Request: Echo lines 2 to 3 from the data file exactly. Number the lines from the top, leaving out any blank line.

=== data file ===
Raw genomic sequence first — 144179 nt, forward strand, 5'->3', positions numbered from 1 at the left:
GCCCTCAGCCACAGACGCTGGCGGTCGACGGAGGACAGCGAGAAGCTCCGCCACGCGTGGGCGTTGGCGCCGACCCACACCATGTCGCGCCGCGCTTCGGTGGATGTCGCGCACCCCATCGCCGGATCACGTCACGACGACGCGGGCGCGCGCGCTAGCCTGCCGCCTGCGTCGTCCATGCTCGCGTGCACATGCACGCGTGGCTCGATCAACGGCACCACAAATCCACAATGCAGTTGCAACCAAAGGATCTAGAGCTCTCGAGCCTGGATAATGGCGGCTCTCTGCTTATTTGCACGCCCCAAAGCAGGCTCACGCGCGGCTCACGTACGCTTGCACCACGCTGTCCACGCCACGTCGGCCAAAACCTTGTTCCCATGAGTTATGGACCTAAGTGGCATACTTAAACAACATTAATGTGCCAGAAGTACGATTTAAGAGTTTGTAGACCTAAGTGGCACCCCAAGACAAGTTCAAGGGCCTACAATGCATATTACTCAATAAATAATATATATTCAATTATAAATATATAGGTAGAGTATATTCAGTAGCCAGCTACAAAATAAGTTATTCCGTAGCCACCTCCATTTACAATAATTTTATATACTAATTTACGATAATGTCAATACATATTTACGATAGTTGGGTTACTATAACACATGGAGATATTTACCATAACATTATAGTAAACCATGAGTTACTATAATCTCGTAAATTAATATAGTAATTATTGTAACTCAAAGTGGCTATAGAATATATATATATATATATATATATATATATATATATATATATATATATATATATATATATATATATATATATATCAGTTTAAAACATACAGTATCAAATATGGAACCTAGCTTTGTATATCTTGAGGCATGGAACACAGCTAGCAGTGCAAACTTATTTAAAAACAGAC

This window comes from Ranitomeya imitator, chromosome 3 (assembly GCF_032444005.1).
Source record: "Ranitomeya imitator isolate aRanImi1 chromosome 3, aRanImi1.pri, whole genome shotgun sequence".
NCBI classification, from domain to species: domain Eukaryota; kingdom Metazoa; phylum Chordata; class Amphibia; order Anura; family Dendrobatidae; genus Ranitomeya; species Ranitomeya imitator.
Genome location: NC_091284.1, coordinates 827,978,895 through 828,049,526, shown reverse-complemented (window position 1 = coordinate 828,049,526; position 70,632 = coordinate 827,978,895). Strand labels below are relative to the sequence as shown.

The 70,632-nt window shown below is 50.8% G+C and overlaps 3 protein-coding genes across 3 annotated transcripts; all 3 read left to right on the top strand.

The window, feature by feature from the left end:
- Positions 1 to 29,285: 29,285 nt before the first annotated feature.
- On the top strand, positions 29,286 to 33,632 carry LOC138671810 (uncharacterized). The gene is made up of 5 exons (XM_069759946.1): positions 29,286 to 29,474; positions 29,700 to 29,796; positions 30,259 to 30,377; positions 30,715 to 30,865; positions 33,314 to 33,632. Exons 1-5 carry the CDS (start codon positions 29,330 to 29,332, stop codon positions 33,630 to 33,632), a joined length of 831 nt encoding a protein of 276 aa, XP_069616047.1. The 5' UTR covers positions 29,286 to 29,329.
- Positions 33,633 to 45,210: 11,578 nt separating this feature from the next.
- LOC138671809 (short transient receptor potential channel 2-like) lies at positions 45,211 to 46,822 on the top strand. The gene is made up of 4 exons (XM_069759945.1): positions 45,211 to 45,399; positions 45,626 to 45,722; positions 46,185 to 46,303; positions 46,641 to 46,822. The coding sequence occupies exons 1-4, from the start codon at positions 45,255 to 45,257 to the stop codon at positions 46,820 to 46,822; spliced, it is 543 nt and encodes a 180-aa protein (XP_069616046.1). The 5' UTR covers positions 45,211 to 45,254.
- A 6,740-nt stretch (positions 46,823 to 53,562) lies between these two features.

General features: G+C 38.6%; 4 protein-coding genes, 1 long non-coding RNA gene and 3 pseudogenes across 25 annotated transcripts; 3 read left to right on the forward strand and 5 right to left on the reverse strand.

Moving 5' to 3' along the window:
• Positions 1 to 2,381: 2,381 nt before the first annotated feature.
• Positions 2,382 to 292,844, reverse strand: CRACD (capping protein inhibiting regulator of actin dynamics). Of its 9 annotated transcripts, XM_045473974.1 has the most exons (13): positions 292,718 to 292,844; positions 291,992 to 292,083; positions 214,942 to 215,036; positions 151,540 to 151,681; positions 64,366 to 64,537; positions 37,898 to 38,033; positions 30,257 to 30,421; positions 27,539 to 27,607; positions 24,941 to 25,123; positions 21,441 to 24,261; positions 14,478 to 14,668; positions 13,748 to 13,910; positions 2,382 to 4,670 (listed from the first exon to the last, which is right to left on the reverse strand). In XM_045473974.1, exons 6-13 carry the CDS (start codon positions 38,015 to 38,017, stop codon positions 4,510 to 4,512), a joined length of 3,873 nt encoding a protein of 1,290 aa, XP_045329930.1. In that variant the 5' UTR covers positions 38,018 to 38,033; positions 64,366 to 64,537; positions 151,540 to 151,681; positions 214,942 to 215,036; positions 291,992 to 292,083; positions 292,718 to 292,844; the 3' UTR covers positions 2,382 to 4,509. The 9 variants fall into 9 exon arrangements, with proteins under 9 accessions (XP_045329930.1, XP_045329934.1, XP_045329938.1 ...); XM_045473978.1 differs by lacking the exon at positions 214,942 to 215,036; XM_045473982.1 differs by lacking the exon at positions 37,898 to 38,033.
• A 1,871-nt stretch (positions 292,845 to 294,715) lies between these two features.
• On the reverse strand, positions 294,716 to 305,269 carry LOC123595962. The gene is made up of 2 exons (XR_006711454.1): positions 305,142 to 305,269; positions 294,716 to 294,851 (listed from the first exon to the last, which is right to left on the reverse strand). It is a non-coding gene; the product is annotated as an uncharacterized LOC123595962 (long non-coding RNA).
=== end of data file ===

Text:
GCCCTCAGCCACAGACGCTGGCGGTCGACGGAGGACAGCGAGAAGCTCCGCCACGCGTGGGCGTTGGCGCCGACCCACACCATGTCGCGCCGCGCTTCGGTGGATGTCGCGCACCCCATCGCCGGATCACGTCACGACGACGCGGGCGCGCGCGCTAGCCTGCCGCCTGCGTCGTCCATGCTCGCGTGCACATGCACGCGTGGCTCGATCAACGGCACCACAAATCCACAATGCAGTTGCAACCAAAGGATCTAGAGCTCTCGAGCCTGGATAATGGCGGCTCTCTGCTTATTTGCACGCCCCAAAGCAGGCTCACGCGCGGCTCACGTACGCTTGCACCACGCTGTCCACGCCACGTCGGCCAAAACCTTGTTCCCATGAGTTATGGACCTAAGTGGCATACTTAAACAACATTAATGTGCCAGAAGTACGATTTAAGAGTTTGTAGACCTAAGTGGCACCCCAAGACAAGTTCAAGGGCCTACAATGCATATTACTCAATAAATAATATATATTCAATTATAAATATATAGGTAGAGTATATTCAGTAGCCAGCTACAAAATAAGTTATTCCGTAGCCACCTCCATTTACAATAATTTTATATACTAATTTACGATAATGTCAATACATATTTACGATAGTTGGGTTACTATAACACATGGAGATATTTACCATAACATTATAGTAAACCATGAGTTACTATAATCTCGTAAATTAATATAGTAATTATTGTAACTCAAAGTGGCTATAGAATATATATATATATATATATATATATATATATATATATATATATATATATATATATATATATATATATATATATCAGTTTAAAACATACAGTATCAAATATGGAACCTAGCTTTGTATATCTTGAGGCATGGAACACAGCTAGCAGTGCAAACTTATTTAAAAACAGAC

This window comes from Ranitomeya imitator, chromosome 3 (assembly GCF_032444005.1).